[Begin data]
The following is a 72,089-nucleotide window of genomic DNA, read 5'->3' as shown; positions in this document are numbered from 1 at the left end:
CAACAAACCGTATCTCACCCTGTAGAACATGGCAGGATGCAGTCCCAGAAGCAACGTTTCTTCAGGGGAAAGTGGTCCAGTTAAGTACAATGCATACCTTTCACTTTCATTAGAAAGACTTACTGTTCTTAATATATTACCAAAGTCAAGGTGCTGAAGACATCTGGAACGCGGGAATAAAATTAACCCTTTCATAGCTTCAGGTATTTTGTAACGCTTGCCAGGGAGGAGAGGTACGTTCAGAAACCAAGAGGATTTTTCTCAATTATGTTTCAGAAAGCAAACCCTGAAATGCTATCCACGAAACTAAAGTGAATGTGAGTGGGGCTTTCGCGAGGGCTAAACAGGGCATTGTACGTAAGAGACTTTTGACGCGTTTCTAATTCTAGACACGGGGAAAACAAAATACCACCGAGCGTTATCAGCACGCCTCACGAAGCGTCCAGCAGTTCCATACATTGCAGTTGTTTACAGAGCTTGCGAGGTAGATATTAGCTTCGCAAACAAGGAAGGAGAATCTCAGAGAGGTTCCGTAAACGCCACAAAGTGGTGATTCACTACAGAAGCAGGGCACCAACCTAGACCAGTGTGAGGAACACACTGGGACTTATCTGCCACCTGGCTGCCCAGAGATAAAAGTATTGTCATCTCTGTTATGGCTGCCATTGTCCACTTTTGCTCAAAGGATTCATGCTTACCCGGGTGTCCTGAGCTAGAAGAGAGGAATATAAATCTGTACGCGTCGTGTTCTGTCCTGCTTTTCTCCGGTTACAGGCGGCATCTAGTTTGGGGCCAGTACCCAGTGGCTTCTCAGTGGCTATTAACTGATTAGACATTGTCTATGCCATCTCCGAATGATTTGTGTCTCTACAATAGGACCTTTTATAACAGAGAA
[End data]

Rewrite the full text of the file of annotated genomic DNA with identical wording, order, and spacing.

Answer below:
The following is a 72,089-nucleotide window of genomic DNA, read 5'->3' as shown; positions in this document are numbered from 1 at the left end:
CAACAAACCGTATCTCACCCTGTAGAACATGGCAGGATGCAGTCCCAGAAGCAACGTTTCTTCAGGGGAAAGTGGTCCAGTTAAGTACAATGCATACCTTTCACTTTCATTAGAAAGACTTACTGTTCTTAATATATTACCAAAGTCAAGGTGCTGAAGACATCTGGAACGCGGGAATAAAATTAACCCTTTCATAGCTTCAGGTATTTTGTAACGCTTGCCAGGGAGGAGAGGTACGTTCAGAAACCAAGAGGATTTTTCTCAATTATGTTTCAGAAAGCAAACCCTGAAATGCTATCCACGAAACTAAAGTGAATGTGAGTGGGGCTTTCGCGAGGGCTAAACAGGGCATTGTACGTAAGAGACTTTTGACGCGTTTCTAATTCTAGACACGGGGAAAACAAAATACCACCGAGCGTTATCAGCACGCCTCACGAAGCGTCCAGCAGTTCCATACATTGCAGTTGTTTACAGAGCTTGCGAGGTAGATATTAGCTTCGCAAACAAGGAAGGAGAATCTCAGAGAGGTTCCGTAAACGCCACAAAGTGGTGATTCACTACAGAAGCAGGGCACCAACCTAGACCAGTGTGAGGAACACACTGGGACTTATCTGCCACCTGGCTGCCCAGAGATAAAAGTATTGTCATCTCTGTTATGGCTGCCATTGTCCACTTTTGCTCAAAGGATTCATGCTTACCCGGGTGTCCTGAGCTAGAAGAGAGGAATATAAATCTGTACGCGTCGTGTTCTGTCCTGCTTTTCTCCGGTTACAGGCGGCATCTAGTTTGGGGCCAGTACCCAGTGGCTTCTCAGTGGCTATTAACTGATTAGACATTGTCTATGCCATCTCCGAATGATTTGTGTCTCTACAATAGGACCTTTTATAACAGAGAA